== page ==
Pedestrian deaths are on the rise in Maine. According to the Maine Bureau of Highway Safety, pedestrian deaths tripled between 2018 and 2019. In response, public safety officials claim that pedestrians and drivers have important roles in making the streets safer. For example, pedestrians should wear bright and reflective clothing for increased visibility for drivers, especially at night. Crossing the street at designated crosswalk areas, authorities suggest, can also decrease the likelihood of accidents.

As cooler temperatures descend upon the northeast, so too does inclement weather. Although Maine is no stranger to snowstorms, ice, and other cold-weather events, driving in these conditions can be challenging and potentially deadly for even the most experienced drivers. It is essential that if you need to travel during the winter months, especially when weather events are taking place, you exercise the utmost caution to avoid a Maine weather related car accident.

In a recent news report, two people died in a crash while traveling during a snowstorm. The vehicle was traveling north when it crashed and went over an interstate guardrail near an overpass. The car landed on its roof before going over another guardrail and catching on fire. The driver and his passenger, both locals of Sanford, were pronounced dead on the scene when local authorities responded to the accident. Following an investigation into the accident, law enforcement cited speed, weather conditions from the snowstorm, and traffic congestion from another crash as major factors in causing the accident.

Following an accident involving poor weather conditions, you may be wondering if you have a legal claim. Although each case depends on the circumstances surrounding the crash, there are a few scenarios where you may be able to still recover compensation. For example, if the weather played a contributing factor in causing the accident, the other party may claim that the crash was “an act of God.” However, this defense only works if the weather was very unexpected or so significantly unusual that the other party could not have anticipated the weather.

Seat belts are a crucial part of ensuring your safety while driving in Maine, whether you’re the driver or just a passenger. Unfortunately, despite how common and easy it is to buckle up, thousands of people every year are still involved in car accidents that result in tragic fatalities or significant injuries that were avoidable had they worn a seat belt. According to the National Highway Traffic Safety Administration, of the 37,133 people who died in car accidents in 2017, 47% of them were not wearing seat belts. Based on this data, 14,955 lives were saved because of seat belt use, and 2,549 could have been saved had they buckled up.

Based on a recent news report, a local head-on collision left one woman dead and two men in the hospital. According to local authorities, their initial investigation showed that the woman was driving her vehicle when she collided in her travel lane with a man headed in the opposite direction. The woman died on impact, and her son, who was in the vehicle with his mother during the accident, was transported to a local hospital where he was treated for wrist and rib injuries. The man in the other vehicle was airlifted to a local hospital, where the local police report that he is in critical condition. Following the accident, both vehicles were demolished. Authorities say that the man involved in the accident was not wearing a seat belt, but the deceased woman and her son were. The crash remains under investigation and is being forensically mapped out by local law enforcement as they attempt to determine the cause of the collision.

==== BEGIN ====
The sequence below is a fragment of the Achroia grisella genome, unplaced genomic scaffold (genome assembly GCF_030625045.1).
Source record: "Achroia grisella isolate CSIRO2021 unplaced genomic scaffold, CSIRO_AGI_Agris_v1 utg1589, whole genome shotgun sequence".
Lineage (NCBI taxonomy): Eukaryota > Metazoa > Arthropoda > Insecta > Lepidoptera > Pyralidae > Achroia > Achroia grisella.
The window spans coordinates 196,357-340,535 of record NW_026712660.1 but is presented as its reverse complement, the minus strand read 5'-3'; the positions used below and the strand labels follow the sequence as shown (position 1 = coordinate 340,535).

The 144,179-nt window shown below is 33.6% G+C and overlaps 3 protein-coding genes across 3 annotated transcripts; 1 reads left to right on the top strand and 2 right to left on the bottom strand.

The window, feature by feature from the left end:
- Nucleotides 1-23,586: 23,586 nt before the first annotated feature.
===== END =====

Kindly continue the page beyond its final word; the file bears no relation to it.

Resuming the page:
Like other states, Maine has specific laws about safety restraints and seat belts. For adults, when the person driving the vehicle is 18 years of age or older and operating a car required by the U.S. Department of Transportation to have seat belts within the vehicle, the driver and passengers must be wearing seat belts. If this law is violated, drivers can be fined up to $50 for the first offense, $125 for the second offense, and $250 for any future offenses that may add up. Based on local laws, if seat belt laws are violated, a vehicle and its contents can be searched along with its driver and passengers. However, an accident victim’s failure to wear a seat belt will not impact their ability to recover compensation from the at-fault party.

Under Maine personal injury law, accident victims or their loved ones may seek compensation for their damages against the at-fault party. However, issues arise when the at-fault party dies at any point after the accident. When a defendant in a Maine personal injury action dies, victims must take specific steps to preserve their rights and remedies.

Personal injury claims generally survive the death of a defendant in a Maine injury lawsuit. State law permits a plaintiff to continue their claim against the defendant’s estate. When this occurs, the defendant or plaintiff must file a motion with the court to substitute the at-fault party’s estate as the defending party. This applies whether the defendant dies before or after the filing of the case. In either situation, the plaintiff is a victim of wrongdoing, and they maintain the right to compensation for their damages.